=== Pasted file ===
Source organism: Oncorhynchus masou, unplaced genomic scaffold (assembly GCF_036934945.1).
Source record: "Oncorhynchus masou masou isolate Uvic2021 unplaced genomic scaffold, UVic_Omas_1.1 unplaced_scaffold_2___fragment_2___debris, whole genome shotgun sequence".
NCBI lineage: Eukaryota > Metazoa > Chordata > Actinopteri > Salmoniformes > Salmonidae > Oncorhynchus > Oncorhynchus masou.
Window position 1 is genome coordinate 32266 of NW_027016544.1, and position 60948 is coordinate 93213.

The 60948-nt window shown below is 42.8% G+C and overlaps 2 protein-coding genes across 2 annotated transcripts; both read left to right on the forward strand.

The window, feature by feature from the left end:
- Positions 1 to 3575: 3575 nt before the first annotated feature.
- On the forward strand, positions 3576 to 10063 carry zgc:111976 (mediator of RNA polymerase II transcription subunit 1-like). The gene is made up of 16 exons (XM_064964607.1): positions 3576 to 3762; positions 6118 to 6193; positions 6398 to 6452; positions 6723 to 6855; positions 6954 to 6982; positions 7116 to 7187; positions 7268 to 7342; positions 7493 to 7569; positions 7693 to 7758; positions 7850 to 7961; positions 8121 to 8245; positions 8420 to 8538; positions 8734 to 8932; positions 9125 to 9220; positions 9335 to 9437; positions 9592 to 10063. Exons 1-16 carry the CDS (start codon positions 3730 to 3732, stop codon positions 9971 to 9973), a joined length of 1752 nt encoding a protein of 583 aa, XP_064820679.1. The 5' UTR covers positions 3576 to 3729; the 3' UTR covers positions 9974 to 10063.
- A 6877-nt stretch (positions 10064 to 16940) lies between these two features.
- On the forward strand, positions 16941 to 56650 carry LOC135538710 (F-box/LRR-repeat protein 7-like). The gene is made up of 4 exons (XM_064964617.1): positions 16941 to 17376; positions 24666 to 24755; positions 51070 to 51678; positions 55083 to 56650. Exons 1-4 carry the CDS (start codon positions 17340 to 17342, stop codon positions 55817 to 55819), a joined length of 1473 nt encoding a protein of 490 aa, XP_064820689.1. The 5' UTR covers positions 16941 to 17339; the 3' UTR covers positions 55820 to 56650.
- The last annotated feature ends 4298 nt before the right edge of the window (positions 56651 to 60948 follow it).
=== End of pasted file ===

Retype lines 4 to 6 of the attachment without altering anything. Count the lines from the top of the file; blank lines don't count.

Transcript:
Window position 1 is genome coordinate 32266 of NW_027016544.1, and position 60948 is coordinate 93213.

The 60948-nt window shown below is 42.8% G+C and overlaps 2 protein-coding genes across 2 annotated transcripts; both read left to right on the forward strand.

The window, feature by feature from the left end: